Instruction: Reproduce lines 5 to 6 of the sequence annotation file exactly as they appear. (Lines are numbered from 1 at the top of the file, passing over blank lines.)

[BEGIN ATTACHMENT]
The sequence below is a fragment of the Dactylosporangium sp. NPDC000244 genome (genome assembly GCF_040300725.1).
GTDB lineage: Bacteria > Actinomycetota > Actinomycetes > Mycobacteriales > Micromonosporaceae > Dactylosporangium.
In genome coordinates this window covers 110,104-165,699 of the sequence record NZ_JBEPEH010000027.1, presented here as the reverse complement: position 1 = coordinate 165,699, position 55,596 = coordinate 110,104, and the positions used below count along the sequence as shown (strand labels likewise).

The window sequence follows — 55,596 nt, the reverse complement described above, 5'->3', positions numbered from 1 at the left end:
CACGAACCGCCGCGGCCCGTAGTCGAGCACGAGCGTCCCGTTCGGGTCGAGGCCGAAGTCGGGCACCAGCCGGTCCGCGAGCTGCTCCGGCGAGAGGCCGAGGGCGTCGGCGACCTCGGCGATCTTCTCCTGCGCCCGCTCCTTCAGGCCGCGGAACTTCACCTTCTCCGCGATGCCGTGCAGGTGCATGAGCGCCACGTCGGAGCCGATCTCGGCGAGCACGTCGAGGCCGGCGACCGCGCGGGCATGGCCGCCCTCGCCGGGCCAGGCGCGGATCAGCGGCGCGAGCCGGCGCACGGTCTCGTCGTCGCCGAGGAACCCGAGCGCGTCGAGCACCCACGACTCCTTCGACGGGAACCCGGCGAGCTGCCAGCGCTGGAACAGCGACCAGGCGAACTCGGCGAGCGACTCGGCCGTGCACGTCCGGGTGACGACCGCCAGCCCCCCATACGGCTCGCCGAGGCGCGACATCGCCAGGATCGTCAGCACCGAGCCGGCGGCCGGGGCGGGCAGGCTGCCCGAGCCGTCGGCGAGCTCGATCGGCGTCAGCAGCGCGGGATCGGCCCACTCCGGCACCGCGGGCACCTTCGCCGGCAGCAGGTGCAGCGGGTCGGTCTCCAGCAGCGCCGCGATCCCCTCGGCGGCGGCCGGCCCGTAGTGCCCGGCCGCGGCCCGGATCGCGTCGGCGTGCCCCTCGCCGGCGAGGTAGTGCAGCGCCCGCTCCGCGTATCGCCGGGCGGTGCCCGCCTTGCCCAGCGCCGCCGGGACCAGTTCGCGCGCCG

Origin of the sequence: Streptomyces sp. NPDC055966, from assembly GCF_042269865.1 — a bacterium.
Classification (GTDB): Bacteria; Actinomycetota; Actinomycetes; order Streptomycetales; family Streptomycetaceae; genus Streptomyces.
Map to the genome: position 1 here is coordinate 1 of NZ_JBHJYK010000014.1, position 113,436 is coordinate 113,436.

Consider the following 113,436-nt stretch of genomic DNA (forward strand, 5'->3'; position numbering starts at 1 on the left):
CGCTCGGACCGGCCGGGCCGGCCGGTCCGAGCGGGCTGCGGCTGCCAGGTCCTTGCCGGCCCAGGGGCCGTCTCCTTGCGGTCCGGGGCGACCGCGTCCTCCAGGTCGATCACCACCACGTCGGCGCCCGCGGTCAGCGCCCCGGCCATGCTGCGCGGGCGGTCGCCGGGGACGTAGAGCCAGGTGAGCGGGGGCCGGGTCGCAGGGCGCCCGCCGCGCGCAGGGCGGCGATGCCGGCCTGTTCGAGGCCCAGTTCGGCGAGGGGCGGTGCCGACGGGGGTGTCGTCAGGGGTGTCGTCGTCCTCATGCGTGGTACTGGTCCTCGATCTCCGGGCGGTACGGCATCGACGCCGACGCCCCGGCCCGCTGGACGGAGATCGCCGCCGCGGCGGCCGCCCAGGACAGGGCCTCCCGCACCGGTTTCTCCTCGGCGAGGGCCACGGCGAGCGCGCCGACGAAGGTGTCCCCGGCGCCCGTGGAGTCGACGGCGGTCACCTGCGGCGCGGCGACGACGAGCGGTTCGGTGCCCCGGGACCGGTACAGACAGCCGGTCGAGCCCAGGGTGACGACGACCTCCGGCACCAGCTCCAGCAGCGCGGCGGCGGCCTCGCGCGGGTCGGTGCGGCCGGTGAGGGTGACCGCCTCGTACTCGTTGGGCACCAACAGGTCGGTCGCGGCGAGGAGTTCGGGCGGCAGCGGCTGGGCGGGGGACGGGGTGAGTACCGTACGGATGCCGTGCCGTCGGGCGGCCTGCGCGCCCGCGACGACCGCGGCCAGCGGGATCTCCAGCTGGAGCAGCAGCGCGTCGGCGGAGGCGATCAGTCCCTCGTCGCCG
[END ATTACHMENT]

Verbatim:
CACGAACCGCCGCGGCCCGTAGTCGAGCACGAGCGTCCCGTTCGGGTCGAGGCCGAAGTCGGGCACCAGCCGGTCCGCGAGCTGCTCCGGCGAGAGGCCGAGGGCGTCGGCGACCTCGGCGATCTTCTCCTGCGCCCGCTCCTTCAGGCCGCGGAACTTCACCTTCTCCGCGATGCCGTGCAGGTGCATGAGCGCCACGTCGGAGCCGATCTCGGCGAGCACGTCGAGGCCGGCGACCGCGCGGGCATGGCCGCCCTCGCCGGGCCAGGCGCGGATCAGCGGCGCGAGCCGGCGCACGGTCTCGTCGTCGCCGAGGAACCCGAGCGCGTCGAGCACCCACGACTCCTTCGACGGGAACCCGGCGAGCTGCCAGCGCTGGAACAGCGACCAGGCGAACTCGGCGAGCGACTCGGCCGTGCACGTCCGGGTGACGACCGCCAGCCCCCCATACGGCTCGCCGAGGCGCGACATCGCCAGGATCGTCAGCACCGAGCCGGCGGCCGGGGCGGGCAGGCTGCCCGAGCCGTCGGCGAGCTCGATCGGCGTCAGCAGCGCGGGATCGGCCCACTCCGGCACCGCGGGCACCTTCGCCGGCAGCAGGTGCAGCGGGTCGGTCTCCAGCAGCGCCGCGATCCCCTCGGCGGCGGCCGGCCCGTAGTGCCCGGCCGCGGCCCGGATCGCGTCGGCGTGCCCCTCGCCGGCGAGGTAGTGCAGCGCCCGCTCCGCGTATCGCCGGGCGGTGCCCGCCTTGCCCAGCGCCGCCGGGACCAGTTCGCGCGCCG

Origin of the sequence: Streptomyces sp. NPDC055966, from assembly GCF_042269865.1 — a bacterium.